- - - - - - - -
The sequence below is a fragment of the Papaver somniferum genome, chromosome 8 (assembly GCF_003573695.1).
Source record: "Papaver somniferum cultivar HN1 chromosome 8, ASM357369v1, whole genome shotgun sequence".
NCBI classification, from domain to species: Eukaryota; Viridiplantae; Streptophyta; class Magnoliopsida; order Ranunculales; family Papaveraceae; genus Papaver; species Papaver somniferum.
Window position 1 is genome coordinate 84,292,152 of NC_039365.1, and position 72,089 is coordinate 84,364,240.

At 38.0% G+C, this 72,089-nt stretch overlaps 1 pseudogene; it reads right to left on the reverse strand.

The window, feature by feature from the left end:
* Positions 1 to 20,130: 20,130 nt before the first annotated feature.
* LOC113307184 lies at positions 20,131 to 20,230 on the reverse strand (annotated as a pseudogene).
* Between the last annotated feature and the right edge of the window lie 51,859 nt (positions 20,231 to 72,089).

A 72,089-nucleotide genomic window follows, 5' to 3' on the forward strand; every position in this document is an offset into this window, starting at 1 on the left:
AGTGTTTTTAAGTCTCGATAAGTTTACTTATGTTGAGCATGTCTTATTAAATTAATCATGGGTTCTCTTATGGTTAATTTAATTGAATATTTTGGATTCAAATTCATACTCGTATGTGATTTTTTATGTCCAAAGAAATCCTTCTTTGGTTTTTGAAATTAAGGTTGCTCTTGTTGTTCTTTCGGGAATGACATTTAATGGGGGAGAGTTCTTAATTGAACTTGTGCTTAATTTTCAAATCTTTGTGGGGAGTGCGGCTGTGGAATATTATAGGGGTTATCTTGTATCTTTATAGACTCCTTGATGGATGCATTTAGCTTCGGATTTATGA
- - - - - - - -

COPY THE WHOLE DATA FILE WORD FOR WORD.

The sequence below is a fragment of the Papaver somniferum genome, chromosome 8 (assembly GCF_003573695.1).
Source record: "Papaver somniferum cultivar HN1 chromosome 8, ASM357369v1, whole genome shotgun sequence".
NCBI classification, from domain to species: Eukaryota; Viridiplantae; Streptophyta; class Magnoliopsida; order Ranunculales; family Papaveraceae; genus Papaver; species Papaver somniferum.
Window position 1 is genome coordinate 84,292,152 of NC_039365.1, and position 72,089 is coordinate 84,364,240.

At 38.0% G+C, this 72,089-nt stretch overlaps 1 pseudogene; it reads right to left on the reverse strand.

The window, feature by feature from the left end:
* Positions 1 to 20,130: 20,130 nt before the first annotated feature.
* LOC113307184 lies at positions 20,131 to 20,230 on the reverse strand (annotated as a pseudogene).
* Between the last annotated feature and the right edge of the window lie 51,859 nt (positions 20,231 to 72,089).

A 72,089-nucleotide genomic window follows, 5' to 3' on the forward strand; every position in this document is an offset into this window, starting at 1 on the left:
AGTGTTTTTAAGTCTCGATAAGTTTACTTATGTTGAGCATGTCTTATTAAATTAATCATGGGTTCTCTTATGGTTAATTTAATTGAATATTTTGGATTCAAATTCATACTCGTATGTGATTTTTTATGTCCAAAGAAATCCTTCTTTGGTTTTTGAAATTAAGGTTGCTCTTGTTGTTCTTTCGGGAATGACATTTAATGGGGGAGAGTTCTTAATTGAACTTGTGCTTAATTTTCAAATCTTTGTGGGGAGTGCGGCTGTGGAATATTATAGGGGTTATCTTGTATCTTTATAGACTCCTTGATGGATGCATTTAGCTTCGGATTTATGA